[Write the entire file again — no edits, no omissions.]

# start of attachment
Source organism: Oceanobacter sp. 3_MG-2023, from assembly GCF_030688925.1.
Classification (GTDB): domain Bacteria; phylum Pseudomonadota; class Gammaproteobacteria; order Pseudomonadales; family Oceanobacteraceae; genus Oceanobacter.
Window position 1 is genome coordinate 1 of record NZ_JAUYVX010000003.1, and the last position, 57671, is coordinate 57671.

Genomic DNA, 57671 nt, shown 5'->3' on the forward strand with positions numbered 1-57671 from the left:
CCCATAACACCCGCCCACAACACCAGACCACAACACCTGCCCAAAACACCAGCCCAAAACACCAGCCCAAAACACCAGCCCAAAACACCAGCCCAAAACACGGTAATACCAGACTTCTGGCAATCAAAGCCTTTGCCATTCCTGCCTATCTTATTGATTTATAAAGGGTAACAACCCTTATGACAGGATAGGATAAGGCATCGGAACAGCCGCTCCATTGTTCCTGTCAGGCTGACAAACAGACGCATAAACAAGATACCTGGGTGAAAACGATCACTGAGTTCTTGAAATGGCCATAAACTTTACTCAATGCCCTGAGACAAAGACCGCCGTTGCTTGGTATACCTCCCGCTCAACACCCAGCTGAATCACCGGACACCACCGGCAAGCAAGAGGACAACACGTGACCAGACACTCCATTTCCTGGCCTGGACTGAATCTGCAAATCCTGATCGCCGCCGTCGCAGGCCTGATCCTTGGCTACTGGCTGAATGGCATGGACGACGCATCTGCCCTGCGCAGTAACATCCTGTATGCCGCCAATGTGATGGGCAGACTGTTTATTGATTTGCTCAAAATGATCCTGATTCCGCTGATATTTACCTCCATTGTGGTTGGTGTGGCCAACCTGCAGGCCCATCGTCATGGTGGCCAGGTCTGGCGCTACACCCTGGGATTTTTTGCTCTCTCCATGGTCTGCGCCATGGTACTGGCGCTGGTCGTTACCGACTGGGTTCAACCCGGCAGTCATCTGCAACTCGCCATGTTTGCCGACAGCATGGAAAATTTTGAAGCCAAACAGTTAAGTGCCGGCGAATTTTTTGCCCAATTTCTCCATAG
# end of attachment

Source organism: Oceanobacter sp. 3_MG-2023, from assembly GCF_030688925.1.
Classification (GTDB): domain Bacteria; phylum Pseudomonadota; class Gammaproteobacteria; order Pseudomonadales; family Oceanobacteraceae; genus Oceanobacter.
Window position 1 is genome coordinate 1 of record NZ_JAUYVX010000003.1, and the last position, 57671, is coordinate 57671.

Genomic DNA, 57671 nt, shown 5'->3' on the forward strand with positions numbered 1-57671 from the left:
CCCATAACACCCGCCCACAACACCAGACCACAACACCTGCCCAAAACACCAGCCCAAAACACCAGCCCAAAACACCAGCCCAAAACACCAGCCCAAAACACGGTAATACCAGACTTCTGGCAATCAAAGCCTTTGCCATTCCTGCCTATCTTATTGATTTATAAAGGGTAACAACCCTTATGACAGGATAGGATAAGGCATCGGAACAGCCGCTCCATTGTTCCTGTCAGGCTGACAAACAGACGCATAAACAAGATACCTGGGTGAAAACGATCACTGAGTTCTTGAAATGGCCATAAACTTTACTCAATGCCCTGAGACAAAGACCGCCGTTGCTTGGTATACCTCCCGCTCAACACCCAGCTGAATCACCGGACACCACCGGCAAGCAAGAGGACAACACGTGACCAGACACTCCATTTCCTGGCCTGGACTGAATCTGCAAATCCTGATCGCCGCCGTCGCAGGCCTGATCCTTGGCTACTGGCTGAATGGCATGGACGACGCATCTGCCCTGCGCAGTAACATCCTGTATGCCGCCAATGTGATGGGCAGACTGTTTATTGATTTGCTCAAAATGATCCTGATTCCGCTGATATTTACCTCCATTGTGGTTGGTGTGGCCAACCTGCAGGCCCATCGTCATGGTGGCCAGGTCTGGCGCTACACCCTGGGATTTTTTGCTCTCTCCATGGTCTGCGCCATGGTACTGGCGCTGGTCGTTACCGACTGGGTTCAACCCGGCAGTCATCTGCAACTCGCCATGTTTGCCGACAGCATGGAAAATTTTGAAGCCAAACAGTTAAGTGCCGGCGAATTTTTTGCCCAATTTCTCCATAG